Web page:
The federal Occupational Safety and Health Administration is known for taking broad and aggressive interpretations of its safety regulations. Conduct that may not appear to be covered under a rule can become the basis for a citation if OSHA believes it generally covers the work practice in question. Last month in a 2-1 decision, the Eighth Circuit Court of Appeals sided with OSHA, granting the agency the discretion to change its interpretation of its rules over time in reaction to a changing safety environment.
Perez v. Loren Cook Co. involved a citation against a manufacturing company following an employee fatality. The employee was using a small lathe when the metal piece held by the lathe became dislodged and struck him on the head. OSHA cited the employer for failing to have a guard in place to prevent this type of accident. The employer appealed the citation, claiming that the regulation used by OSHA as the basis for the citation required guards in the event of hazards from ejected debris, but not to prevent dislodged equipment from striking the operator. A federal ALJ agreed, vacating the citation.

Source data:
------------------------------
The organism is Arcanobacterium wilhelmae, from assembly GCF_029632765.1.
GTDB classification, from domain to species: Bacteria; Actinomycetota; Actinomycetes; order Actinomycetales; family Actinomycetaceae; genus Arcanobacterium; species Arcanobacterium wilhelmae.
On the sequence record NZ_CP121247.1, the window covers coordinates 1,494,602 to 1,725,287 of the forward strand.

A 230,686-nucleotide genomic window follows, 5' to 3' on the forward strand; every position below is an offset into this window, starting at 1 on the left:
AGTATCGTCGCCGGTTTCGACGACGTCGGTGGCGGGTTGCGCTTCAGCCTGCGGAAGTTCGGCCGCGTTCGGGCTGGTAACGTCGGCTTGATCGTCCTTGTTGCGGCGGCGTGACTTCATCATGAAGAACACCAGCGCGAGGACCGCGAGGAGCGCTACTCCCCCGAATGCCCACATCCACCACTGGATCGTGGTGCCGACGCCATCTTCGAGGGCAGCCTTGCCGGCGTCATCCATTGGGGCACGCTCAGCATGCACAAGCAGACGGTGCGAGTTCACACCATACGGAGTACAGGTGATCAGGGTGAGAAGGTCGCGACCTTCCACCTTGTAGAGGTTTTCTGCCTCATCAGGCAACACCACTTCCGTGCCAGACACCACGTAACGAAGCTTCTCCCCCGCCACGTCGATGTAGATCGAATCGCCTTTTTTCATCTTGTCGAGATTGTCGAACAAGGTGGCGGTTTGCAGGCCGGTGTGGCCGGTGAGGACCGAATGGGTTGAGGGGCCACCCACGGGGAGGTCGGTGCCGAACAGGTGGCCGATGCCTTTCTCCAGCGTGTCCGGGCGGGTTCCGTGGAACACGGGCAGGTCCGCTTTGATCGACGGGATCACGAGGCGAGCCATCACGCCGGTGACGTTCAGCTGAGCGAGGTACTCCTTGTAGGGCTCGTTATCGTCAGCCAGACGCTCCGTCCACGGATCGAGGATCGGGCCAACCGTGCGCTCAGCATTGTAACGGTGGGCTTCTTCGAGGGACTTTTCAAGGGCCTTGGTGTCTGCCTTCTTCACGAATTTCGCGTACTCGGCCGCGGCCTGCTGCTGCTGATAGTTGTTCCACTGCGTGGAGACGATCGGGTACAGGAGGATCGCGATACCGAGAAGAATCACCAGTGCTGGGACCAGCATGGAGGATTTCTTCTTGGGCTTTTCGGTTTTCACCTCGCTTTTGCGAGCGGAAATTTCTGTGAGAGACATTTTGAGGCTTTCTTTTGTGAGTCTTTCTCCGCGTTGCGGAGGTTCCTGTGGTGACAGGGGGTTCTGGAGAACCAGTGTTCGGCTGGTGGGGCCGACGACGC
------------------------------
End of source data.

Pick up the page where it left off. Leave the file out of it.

The Eighth Circuit disagreed, reversing the ALJ and reinstating the citation. The majority cited the U.S. Supreme Court’s Martin decision as authority for the proposition that OSHA has broad discretion to interpret its safety rules. The plaintiff pointed out that Martin requires OSHA to be reasonably consistent in its interpretation of its rules, and noted that the agency had taken various positions with regard to the applicability of the guarding rules to dislodged equipment. However, the Eighth Circuit concluded that as OSHA has more enforcement experience over time, its interpretations of its safety rules can change in reaction to developing safety needs.
The dissenting judge noted that even under Martin, OSHA’s interpretation was strained and unnecessary. When faced with a questionable OSHA citation, employers cannot simply rely on a plain language reading of the cited safety rules that appears to exclude the factual circumstances permitted. In appropriate cases, federal courts will back OSHA’s attempts to expand its rules beyond their apparent limitations without requiring a rulemaking procedure.